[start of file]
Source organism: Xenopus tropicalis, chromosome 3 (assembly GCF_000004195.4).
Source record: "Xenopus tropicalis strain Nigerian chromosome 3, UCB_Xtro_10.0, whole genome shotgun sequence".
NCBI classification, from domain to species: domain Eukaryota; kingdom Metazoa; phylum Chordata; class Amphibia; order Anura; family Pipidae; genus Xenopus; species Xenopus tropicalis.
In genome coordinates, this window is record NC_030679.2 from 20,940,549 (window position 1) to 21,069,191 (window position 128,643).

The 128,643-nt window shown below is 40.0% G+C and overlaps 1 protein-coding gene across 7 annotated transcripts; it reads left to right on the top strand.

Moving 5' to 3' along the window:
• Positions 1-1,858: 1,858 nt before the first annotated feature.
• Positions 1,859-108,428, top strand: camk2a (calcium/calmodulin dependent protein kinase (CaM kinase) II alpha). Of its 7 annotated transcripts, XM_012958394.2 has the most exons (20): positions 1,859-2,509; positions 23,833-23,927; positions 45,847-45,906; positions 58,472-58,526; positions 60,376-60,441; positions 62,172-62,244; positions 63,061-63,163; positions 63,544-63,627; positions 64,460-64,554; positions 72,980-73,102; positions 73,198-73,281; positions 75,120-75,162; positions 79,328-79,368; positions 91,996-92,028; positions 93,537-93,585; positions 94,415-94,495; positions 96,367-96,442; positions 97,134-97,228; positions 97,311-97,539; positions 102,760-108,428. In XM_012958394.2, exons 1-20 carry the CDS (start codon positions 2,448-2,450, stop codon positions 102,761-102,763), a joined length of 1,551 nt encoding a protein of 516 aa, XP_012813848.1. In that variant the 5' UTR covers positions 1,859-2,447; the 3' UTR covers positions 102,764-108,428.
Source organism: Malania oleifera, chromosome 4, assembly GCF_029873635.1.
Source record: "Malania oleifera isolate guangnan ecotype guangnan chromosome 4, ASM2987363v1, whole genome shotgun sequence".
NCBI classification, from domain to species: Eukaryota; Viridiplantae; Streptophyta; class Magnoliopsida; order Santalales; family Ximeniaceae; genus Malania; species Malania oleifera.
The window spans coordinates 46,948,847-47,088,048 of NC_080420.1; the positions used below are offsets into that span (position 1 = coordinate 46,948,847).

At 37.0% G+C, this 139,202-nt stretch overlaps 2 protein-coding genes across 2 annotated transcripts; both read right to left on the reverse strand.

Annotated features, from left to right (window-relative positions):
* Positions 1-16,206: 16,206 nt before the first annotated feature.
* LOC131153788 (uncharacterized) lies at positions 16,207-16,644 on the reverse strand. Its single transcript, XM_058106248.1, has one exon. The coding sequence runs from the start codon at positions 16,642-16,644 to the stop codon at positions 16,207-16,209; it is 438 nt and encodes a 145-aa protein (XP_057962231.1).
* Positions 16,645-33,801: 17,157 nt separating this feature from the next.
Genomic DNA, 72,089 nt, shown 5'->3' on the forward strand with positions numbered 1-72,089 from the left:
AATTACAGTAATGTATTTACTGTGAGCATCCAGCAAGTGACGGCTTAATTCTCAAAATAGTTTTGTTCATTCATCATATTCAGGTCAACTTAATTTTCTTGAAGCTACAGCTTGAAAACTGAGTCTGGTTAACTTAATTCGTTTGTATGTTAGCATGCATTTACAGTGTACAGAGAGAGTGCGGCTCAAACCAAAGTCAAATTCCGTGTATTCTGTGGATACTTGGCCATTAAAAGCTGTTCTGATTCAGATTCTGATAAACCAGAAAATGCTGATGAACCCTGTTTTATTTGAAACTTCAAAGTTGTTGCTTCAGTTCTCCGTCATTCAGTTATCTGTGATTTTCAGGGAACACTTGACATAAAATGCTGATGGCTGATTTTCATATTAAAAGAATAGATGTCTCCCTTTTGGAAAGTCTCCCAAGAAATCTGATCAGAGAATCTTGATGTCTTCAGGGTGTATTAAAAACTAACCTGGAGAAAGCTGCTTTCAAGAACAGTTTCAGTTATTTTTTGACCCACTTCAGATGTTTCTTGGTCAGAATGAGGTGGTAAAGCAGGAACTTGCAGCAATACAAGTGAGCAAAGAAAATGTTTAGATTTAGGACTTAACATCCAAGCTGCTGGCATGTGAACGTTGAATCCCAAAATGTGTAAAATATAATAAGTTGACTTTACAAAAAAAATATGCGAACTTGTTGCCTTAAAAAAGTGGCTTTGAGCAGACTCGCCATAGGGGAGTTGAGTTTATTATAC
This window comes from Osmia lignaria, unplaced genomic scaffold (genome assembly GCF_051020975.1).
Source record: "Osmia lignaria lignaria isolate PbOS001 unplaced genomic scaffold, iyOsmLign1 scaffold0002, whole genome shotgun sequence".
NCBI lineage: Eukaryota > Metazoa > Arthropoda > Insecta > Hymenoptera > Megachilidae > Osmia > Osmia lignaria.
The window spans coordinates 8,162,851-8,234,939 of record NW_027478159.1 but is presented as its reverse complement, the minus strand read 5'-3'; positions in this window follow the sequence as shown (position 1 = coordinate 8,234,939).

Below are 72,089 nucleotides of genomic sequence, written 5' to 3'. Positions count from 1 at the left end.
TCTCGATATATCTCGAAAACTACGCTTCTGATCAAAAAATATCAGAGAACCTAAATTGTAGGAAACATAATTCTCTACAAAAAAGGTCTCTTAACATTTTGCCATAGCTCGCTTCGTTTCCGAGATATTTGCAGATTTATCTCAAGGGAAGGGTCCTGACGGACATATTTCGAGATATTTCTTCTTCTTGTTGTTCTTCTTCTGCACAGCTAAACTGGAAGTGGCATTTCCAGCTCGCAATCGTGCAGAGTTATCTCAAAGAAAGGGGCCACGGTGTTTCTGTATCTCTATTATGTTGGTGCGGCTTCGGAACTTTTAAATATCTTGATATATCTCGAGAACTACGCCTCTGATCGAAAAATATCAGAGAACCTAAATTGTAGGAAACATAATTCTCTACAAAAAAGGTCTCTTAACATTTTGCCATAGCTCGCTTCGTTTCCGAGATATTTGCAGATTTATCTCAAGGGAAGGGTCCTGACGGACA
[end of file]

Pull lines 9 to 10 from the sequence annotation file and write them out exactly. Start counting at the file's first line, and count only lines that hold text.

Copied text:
Source organism: Malania oleifera, chromosome 4, assembly GCF_029873635.1.
Source record: "Malania oleifera isolate guangnan ecotype guangnan chromosome 4, ASM2987363v1, whole genome shotgun sequence".